And when I got home, IM-chatting with another sweet lady, this one from Egypt, I mentioned the song before remembering that she's not up on Western Pop Music. But, because it's such a true representation of the Minstrel's art, a Ballad in the oldest and truest sense of the word, using music and rhyme to carry the truth, to bear witness to history, I looked up the lyrics and copied and pasted them into a series of IMs.

And when I got to "In a musty old hall in Detroit they prayed,/in the Maritime Sailors' Cathedral/The church bell chimed 'til it rang twenty-nine times/for each man on the Edmund Fitzgerald" -- even though I was only glancing at the lyrics, not reading, not listening, just copying and pasting -- my eyes were full of tears. And she wanted to hear the song, so I went to YouTube, and found her that music video, along with that for "Wake Me Up When September Ends," and -- after linking her to "Edmund Fitzgerald" -- watched both of them, the Green Day song first.

Samuel Bayer's video is nothing to do with Billie Joe and his father. It's a tale of a loving young couple who part with a terrible fight when the boy goes off to war, and leaving him terrified, and perhaps dying, in a foreign desert, and her alone and desolate without him. So I watched it, and listened, and was crushed twice, by Billie Joe Armstrong's loss, and the grace and artistry with which he expressed it, and by Bayer's devastating reimagining of the song's meaning. No, I was crushed thrice, for now, in my subconscious, Billie Joe Armstrong is Geoff Wade, and I'm hearing him cry out his heartbreak and never ending loss for his father -- who is not, in fact, dead. In my subconscious, I'm witnessing one of those dearest to me suffering a devastating loss that has never actually happened.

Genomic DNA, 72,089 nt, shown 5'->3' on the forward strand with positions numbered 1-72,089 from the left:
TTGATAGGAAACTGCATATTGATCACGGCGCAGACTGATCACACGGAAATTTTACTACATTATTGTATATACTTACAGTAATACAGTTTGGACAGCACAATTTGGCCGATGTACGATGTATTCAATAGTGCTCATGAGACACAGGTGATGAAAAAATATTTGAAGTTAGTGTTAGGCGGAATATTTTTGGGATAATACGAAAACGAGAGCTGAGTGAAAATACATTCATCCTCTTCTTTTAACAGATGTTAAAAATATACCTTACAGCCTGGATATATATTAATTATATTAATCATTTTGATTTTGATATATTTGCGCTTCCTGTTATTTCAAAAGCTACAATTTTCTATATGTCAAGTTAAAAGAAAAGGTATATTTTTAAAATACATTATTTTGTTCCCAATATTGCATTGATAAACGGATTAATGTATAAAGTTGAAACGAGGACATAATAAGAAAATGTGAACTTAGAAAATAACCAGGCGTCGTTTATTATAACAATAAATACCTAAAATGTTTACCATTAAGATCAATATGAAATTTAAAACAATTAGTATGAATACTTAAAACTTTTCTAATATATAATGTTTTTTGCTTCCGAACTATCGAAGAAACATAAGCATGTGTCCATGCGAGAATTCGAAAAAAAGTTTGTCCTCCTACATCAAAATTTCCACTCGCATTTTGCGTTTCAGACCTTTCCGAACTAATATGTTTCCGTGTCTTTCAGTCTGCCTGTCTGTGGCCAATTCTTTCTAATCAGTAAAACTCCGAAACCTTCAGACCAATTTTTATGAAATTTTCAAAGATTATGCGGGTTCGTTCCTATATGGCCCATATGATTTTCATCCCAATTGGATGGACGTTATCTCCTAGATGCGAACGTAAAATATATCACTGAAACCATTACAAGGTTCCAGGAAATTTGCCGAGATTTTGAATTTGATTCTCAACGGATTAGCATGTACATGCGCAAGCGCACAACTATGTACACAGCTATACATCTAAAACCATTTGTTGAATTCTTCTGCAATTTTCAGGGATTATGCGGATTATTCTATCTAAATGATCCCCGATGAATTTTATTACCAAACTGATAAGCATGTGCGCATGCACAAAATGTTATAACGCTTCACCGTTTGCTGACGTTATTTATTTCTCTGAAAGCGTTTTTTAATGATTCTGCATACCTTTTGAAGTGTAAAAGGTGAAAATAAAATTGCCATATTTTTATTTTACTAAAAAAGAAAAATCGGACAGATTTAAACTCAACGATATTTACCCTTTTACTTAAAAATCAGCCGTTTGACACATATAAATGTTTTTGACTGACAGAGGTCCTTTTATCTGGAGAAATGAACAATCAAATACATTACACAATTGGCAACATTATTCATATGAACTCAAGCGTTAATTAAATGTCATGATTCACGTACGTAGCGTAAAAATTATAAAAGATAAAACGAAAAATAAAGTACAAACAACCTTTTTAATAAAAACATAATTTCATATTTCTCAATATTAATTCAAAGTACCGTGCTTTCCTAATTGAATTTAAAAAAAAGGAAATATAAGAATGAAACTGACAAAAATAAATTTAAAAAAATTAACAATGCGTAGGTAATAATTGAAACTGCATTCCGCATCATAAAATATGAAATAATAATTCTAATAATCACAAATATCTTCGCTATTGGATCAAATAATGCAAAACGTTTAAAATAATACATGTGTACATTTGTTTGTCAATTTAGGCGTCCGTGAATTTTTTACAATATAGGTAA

And then, far from recovered, I watched and listened to the tale of 29 honest working men snuffed out by the capricious power of the Greatest Lake. Did you know, in the video for "The Wreck of the Edmund Fitzgerald," along with underwater footage of the great wreck -- the grave of those twenty-nine men -- we are shown the names, and jobs, and ages, and home towns of each man who was taken by the lake that dark November night? And each name hit like a physical blow, and even writing of it now, those names superimposed over simple snapshots of the lives of those lost men, tears threaten to overwhelm me.

I've heard those songs many times, sung "Edmund Fitzgerald" to myself while driving my car... And still, they have the power to simply crush me flat.

And I wonder at my increased ability to feel that keen slice of pain, and how much stronger that will get. And I resent the cheapness of that phrase, even as I accept its truth.

"The Easy Tears of an Old Man."